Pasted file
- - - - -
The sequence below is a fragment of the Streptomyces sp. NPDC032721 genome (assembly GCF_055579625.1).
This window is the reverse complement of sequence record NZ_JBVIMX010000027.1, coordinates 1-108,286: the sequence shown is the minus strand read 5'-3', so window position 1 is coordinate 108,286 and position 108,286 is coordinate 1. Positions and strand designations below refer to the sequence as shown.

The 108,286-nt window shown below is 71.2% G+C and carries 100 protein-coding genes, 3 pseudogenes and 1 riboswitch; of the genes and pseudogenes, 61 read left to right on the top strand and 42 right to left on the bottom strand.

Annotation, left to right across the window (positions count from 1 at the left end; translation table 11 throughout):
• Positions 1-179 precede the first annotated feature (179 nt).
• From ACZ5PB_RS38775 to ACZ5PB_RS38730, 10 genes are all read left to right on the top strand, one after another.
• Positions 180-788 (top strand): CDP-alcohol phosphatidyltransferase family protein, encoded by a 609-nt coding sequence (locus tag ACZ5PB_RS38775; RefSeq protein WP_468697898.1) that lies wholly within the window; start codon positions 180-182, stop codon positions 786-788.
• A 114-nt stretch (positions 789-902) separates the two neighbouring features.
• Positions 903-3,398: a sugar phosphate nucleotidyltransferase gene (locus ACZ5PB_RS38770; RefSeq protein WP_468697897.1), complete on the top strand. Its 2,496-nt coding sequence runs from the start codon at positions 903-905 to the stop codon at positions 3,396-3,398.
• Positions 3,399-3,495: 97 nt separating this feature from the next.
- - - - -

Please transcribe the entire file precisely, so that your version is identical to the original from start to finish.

The sequence below is a fragment of the Streptomyces sp. NPDC032721 genome (assembly GCF_055579625.1).
This window is the reverse complement of sequence record NZ_JBVIMX010000027.1, coordinates 1-108,286: the sequence shown is the minus strand read 5'-3', so window position 1 is coordinate 108,286 and position 108,286 is coordinate 1. Positions and strand designations below refer to the sequence as shown.

The 108,286-nt window shown below is 71.2% G+C and carries 100 protein-coding genes, 3 pseudogenes and 1 riboswitch; of the genes and pseudogenes, 61 read left to right on the top strand and 42 right to left on the bottom strand.

Annotation, left to right across the window (positions count from 1 at the left end; translation table 11 throughout):
• Positions 1-179 precede the first annotated feature (179 nt).
• From ACZ5PB_RS38775 to ACZ5PB_RS38730, 10 genes are all read left to right on the top strand, one after another.
• Positions 180-788 (top strand): CDP-alcohol phosphatidyltransferase family protein, encoded by a 609-nt coding sequence (locus tag ACZ5PB_RS38775; RefSeq protein WP_468697898.1) that lies wholly within the window; start codon positions 180-182, stop codon positions 786-788.
• A 114-nt stretch (positions 789-902) separates the two neighbouring features.
• Positions 903-3,398: a sugar phosphate nucleotidyltransferase gene (locus ACZ5PB_RS38770; RefSeq protein WP_468697897.1), complete on the top strand. Its 2,496-nt coding sequence runs from the start codon at positions 903-905 to the stop codon at positions 3,396-3,398.
• Positions 3,399-3,495: 97 nt separating this feature from the next.